Veteran worker Hsieh Tseng-chi, a Communist Party member and activist in the study of Chairman Mao's works, was once a skilled textile worker. Now, following his transfer, he was working as a cook. In telling the students about his experience in the living study and application of Mao Tsetung Thought and how he used the brilliant "three constantly read articles" as maxims, he stated: "Chairman Mao has taught us that we should serve the people wholly and entirely. Like Chang Szu-teh, we should undertake any work that is required by the revolution; we should show the spirit of utter devotion to others without any thought of, self, as did Norman Bethune. Since kitchen work is needed by the Party and the people, I should do it well, cheerfully and enthusiastically." Because Hsieh did work very hard and handled his cooking assignment well, he was highly praised by the workers. With worker Hsieh as their example, the students courageously fought selfish ideas in the light of Chairman Mao's teachings. One student observed: "Worker Hsieh is selfless, he works in compliance with the needs of the revolution whereas I, in the course of 'learning industrial production,* try to master more techniques and increase my ability for a selfish purpose. This is exactly the manifestation Chairman Mao has criticized in these words 'At every turn they think of themselves before others.' When one is infected with such an idea, one cannot serve the people whole-heartedly." With this recognition, he and other students studied Chairman Mao's works even more conscientiously, engaged in fighting self and criticizing revisionism and set strict demands on themselves in everything they tackled. During   their   "learning industrial production" they worked cheerfully at the dyeing machine, silk looms and other machines. Their common opinion was: "Although we arc doing many different kinds of work for the revolution, we arc serving the people; though we are young, we can also make contributions to building socialism. How proud we are to do our bit at this task!"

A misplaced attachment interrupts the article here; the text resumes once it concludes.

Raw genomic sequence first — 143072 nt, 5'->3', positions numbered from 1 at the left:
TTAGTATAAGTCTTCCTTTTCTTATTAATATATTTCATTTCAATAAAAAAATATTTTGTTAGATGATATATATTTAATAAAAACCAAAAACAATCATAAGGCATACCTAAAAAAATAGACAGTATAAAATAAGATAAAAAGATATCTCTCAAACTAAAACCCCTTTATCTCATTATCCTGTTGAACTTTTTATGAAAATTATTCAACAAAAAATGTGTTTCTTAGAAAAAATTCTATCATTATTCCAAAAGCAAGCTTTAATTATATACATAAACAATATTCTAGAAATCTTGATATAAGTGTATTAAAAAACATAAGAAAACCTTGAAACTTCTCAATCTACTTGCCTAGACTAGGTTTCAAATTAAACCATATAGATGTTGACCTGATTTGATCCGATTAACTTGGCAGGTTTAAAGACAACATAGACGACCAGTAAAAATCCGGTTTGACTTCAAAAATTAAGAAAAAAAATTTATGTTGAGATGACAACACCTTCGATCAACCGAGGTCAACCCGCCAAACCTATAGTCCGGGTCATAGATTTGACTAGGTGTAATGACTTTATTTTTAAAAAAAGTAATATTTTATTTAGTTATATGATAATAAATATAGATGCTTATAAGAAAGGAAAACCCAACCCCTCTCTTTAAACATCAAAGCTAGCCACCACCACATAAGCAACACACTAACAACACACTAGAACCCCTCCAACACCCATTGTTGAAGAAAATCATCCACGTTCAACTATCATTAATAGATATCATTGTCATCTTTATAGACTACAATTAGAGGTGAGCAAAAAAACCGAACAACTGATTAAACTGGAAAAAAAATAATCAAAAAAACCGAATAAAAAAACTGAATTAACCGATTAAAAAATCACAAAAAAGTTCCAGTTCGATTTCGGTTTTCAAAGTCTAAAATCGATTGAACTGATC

Through working and living with the workers, the revolutionary teachers and students of this school have acquired a profound understanding of Chairman Mao's brilliant thesis that "the working class ... is most far-sighted, most selfless and most thoroughly revolutionary."

A new boiler was recently installed in the dyeing house. In order to put it into operation ahead of time, veteran worker Hsu Hai-hsiang, taking off his cotton-padded jacket, went into the boiler and busied himself with the welding of the blast inlet.  His spirit of fearing neither dirt nor fatigue and engaging in selfless labour deeply moved the students. On one occasion the water-pipes in the boiler-room burst, flooding it with water. Without a moment's hesitation, the students joined the workers as they waded into the water to quickly drain it off.
  Some students studied the technique of doffing. When they joined broken thread ends, they often threw away the particles of silk they had pulled off. An alert old worker walked around and picked up the discarded silk bit by bit. With feeling he said: "Practising frugality and economy is the duty of the working class. We must make every inch of silk serve socialist construction and the world revolution." This taught the students an important lesson. Thereafter they paid close attention to practising economy and taking good care of state property.
  Through such words and deeds, the students learnt many noble qualities from the workers and they developed deep feelings for the workers. They earnestly understood the truth of Chairman Mao*s teaching: "The proletariat is the greatest class in the history of mankind." They determined to remould themselves according to the image of the working class and pledged to become successors to the proletariat and dedicate their lives to the revolution.


Doing Well in Socialist Cultural Courses While "Learning Industrial Production"

While they were "learning industrial production,' the students devoted half a day to manual labour and the other half to attending some educational classes dealing with the actual needs of the factory. The workshops became their classrooms and the workers were invited to serve as teachers. Compared with their former classes in middle school, these educational classes have the distinguishing features of giving prominence to proletarian politics, integrating theory with practice, and study for the purpose of application, thus thoroughly reforming the old educational system under which students were trained divorced from politics and practice, and from the workers and peasants.
  The students of the third grade, after hearing a report by a worker who recalled his bitter past and contrasted it with his present happiness, studied in their Chinese language class the subject: — "Who Was Responsible for My Nine Amputated Fingers?" — which detailed the ruthless exploitation of an old worker in Tientsin by the capitalists in the old society. In the company of an old worker who had bitter and deep-seated hatred for the old society, they received a particularly profound education while studying this lesson, strengthening even more their love and respect for the working class. After class, many students went to call on other such old workers, took notes on their bitter accounts and wrote them up in the form of family histories. This is a new lesson in writing articles.